Many of his students were proud to have studied with him. For example, Johann Georg Hamann (1730–1788), proponent of the “Sturm und Drang” literary movement, said in his autobiography: I was a student of the famous Knutzen in all his courses on philosophy and mathematics, as well as his private lectures on algebra; I was also a member of the abortive physico-theological society that he founded. Other students like Ludwig Ernst von Borowski (1740–1838) and later biographers like Benno Erdmann (1851–1921) echoed this sentiment.

Philosophically speaking, Knutzen took an anti-Leibnizian standpoint, sustaining that the theory of pre-established harmony was as wrong, just like occasionalism, and that the only reasonable theory was that of physical influx, as suggested by Locke and corpuscularism. In fact, Leibniz’ theory of pre-established harmony in its strictest form was unacceptable for Knutzen on theological grounds. There were also differences and controversy between what Knutzen, Kant, Leibniz, Descartes and Newton thought about the concept of living force, dead pressure and momentum. And yet again, Newton was right in the end. Accordingly, Knutzen’s standpoints were closer to British than German philosophers. A similar thing can be said about his epistemology. Indeed, death surprised him when he was translating Locke’s essay entitled “Of the Conduct of the Human Understanding”.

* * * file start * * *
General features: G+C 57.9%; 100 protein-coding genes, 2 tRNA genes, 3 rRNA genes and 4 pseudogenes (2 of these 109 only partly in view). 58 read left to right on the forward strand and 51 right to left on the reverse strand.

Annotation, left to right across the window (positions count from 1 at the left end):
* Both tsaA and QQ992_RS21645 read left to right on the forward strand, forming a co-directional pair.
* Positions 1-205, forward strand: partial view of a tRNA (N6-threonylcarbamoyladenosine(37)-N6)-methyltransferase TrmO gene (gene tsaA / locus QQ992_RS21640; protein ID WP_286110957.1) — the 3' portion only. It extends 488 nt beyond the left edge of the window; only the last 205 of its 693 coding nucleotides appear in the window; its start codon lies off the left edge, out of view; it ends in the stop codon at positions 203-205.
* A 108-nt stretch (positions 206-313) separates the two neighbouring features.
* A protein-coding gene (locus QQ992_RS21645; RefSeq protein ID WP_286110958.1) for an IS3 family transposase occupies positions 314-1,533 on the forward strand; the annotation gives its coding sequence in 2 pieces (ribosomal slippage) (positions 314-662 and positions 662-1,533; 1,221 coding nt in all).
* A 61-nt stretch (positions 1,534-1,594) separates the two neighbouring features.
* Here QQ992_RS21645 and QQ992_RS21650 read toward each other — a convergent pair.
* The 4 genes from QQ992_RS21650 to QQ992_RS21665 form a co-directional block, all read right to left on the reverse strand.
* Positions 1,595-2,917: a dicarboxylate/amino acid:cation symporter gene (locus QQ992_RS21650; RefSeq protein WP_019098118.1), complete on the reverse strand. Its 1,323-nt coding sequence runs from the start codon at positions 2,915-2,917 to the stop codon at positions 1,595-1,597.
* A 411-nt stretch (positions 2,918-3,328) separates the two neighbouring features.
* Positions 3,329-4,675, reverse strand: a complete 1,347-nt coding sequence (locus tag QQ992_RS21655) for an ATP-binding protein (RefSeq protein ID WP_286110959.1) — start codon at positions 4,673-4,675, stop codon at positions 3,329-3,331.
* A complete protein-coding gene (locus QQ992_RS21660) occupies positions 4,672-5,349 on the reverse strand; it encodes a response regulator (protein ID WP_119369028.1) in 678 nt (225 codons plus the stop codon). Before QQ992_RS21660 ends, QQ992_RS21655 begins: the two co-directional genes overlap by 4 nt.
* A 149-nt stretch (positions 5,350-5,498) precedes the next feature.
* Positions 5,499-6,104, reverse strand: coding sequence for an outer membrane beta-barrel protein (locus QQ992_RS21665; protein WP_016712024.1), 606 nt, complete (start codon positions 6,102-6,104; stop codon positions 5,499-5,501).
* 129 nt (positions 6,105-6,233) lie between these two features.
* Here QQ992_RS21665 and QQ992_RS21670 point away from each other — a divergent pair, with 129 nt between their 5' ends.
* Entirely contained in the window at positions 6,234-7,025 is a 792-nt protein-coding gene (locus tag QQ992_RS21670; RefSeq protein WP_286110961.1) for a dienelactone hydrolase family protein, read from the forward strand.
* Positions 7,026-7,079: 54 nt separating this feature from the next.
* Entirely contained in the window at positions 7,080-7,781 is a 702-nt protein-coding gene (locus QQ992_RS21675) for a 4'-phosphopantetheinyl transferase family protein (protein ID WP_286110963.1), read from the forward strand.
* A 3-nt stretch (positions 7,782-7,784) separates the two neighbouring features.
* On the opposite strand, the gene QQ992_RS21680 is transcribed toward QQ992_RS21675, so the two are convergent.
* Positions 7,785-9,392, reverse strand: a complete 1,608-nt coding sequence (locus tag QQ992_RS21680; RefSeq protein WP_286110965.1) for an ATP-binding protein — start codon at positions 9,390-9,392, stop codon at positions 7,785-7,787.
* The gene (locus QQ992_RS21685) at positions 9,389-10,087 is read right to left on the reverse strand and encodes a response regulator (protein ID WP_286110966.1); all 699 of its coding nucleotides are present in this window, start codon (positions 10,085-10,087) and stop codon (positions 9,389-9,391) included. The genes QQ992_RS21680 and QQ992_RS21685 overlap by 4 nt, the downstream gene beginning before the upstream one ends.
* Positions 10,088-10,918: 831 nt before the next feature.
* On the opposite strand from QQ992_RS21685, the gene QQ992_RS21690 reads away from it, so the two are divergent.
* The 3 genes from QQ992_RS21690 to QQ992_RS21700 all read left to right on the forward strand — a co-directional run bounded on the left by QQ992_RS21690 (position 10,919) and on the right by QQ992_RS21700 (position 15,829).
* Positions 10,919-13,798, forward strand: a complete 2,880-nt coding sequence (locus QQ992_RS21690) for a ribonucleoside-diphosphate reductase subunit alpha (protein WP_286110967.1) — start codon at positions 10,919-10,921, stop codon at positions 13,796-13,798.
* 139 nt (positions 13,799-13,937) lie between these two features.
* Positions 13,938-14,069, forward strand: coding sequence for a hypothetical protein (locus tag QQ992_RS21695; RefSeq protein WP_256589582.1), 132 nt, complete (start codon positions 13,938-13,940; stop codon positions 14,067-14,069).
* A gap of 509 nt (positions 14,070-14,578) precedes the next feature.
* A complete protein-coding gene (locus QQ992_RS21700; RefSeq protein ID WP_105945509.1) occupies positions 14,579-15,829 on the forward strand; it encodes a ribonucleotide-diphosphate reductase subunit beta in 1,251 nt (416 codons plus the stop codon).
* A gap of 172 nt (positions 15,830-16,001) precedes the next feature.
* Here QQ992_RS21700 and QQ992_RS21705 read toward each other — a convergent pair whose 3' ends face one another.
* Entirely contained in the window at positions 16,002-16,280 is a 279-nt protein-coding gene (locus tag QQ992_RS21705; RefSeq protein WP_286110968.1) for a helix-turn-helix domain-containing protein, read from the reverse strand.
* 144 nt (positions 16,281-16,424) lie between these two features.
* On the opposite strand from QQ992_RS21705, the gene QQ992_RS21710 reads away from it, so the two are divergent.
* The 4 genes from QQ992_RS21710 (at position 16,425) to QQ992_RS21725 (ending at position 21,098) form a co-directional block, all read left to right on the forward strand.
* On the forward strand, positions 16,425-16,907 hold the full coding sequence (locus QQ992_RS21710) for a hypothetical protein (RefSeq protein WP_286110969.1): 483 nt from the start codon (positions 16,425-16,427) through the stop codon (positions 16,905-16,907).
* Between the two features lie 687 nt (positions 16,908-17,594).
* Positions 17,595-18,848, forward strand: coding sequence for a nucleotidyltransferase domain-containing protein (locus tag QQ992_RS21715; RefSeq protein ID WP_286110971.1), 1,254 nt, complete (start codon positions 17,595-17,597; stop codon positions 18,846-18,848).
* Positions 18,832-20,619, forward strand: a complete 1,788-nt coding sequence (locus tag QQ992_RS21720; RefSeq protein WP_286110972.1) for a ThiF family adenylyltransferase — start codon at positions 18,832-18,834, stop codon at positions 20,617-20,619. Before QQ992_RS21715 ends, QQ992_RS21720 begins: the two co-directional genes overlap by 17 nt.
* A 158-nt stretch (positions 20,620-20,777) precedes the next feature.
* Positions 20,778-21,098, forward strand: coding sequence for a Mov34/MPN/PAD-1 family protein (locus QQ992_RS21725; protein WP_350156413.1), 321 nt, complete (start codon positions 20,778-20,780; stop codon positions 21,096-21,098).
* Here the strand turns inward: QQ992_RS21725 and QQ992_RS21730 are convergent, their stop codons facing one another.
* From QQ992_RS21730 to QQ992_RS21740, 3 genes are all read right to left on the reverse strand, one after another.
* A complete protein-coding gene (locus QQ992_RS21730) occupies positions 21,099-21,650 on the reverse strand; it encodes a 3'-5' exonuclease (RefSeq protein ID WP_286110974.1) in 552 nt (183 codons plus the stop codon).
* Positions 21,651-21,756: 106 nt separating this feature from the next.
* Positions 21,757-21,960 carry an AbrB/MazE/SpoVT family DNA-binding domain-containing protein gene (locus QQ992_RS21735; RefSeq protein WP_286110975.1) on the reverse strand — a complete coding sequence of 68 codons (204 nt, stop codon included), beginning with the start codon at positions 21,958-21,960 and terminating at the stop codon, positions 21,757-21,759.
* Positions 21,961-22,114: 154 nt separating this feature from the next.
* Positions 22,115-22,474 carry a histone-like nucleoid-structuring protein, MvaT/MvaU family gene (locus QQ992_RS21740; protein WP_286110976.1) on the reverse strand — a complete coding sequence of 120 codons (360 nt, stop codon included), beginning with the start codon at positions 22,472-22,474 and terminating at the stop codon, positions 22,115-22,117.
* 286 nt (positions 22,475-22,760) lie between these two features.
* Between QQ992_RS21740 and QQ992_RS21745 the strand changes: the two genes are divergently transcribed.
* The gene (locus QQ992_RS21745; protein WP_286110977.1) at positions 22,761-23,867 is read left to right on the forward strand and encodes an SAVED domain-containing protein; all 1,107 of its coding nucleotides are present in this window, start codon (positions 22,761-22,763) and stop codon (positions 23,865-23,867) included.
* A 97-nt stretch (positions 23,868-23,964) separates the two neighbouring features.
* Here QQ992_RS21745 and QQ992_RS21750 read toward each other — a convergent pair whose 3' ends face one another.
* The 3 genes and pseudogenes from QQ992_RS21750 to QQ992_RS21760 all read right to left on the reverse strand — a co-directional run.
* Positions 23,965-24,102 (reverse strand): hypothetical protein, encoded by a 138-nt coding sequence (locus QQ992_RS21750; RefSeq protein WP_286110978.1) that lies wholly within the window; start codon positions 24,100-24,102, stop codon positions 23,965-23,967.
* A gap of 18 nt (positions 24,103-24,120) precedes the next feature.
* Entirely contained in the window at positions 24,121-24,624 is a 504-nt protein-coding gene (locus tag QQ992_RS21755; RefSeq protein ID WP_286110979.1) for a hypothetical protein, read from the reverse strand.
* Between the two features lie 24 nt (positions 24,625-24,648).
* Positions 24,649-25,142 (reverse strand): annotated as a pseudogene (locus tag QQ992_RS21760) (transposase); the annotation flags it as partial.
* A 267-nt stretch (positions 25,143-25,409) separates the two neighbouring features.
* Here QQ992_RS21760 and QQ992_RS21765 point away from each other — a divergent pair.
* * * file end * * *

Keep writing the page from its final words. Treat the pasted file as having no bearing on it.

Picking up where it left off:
In 1744, an important controversy shook the scientific and academic media of the time. Years earlier, in 1738, Knutzen had predicted that a comet that had been observed in 1698 would reappear in the winter of 1744. This prediction was, apparently, based on Newton’s theory about the course of periodic comets with elliptical orbits of the Sun. (Waschkies, 1987). When a comet actually did appear in that year, Knutzen became an instant celebrity in the town and gained a reputation as a great astronomer well beyond the confines of Königsberg. In 1744, Knutzen published a book titled “Rational thoughts on the comets, in which is examined and represented their nature and their character, as well as the causes of their motion, and at the same time given a short description of the noteworthy comet of this year”. This book was, according to Christian Jacob Kraus (1753–1807), Kant’s most intelligent disciple, responsible for awakening Kant’s interest in this science, and it was this book that led him to write his own “Universal Natural History and Theory of the Heavens” (Kant, 1755), which appeared eleven years later. Like other students, Kant may have viewed Knutzen as a hero.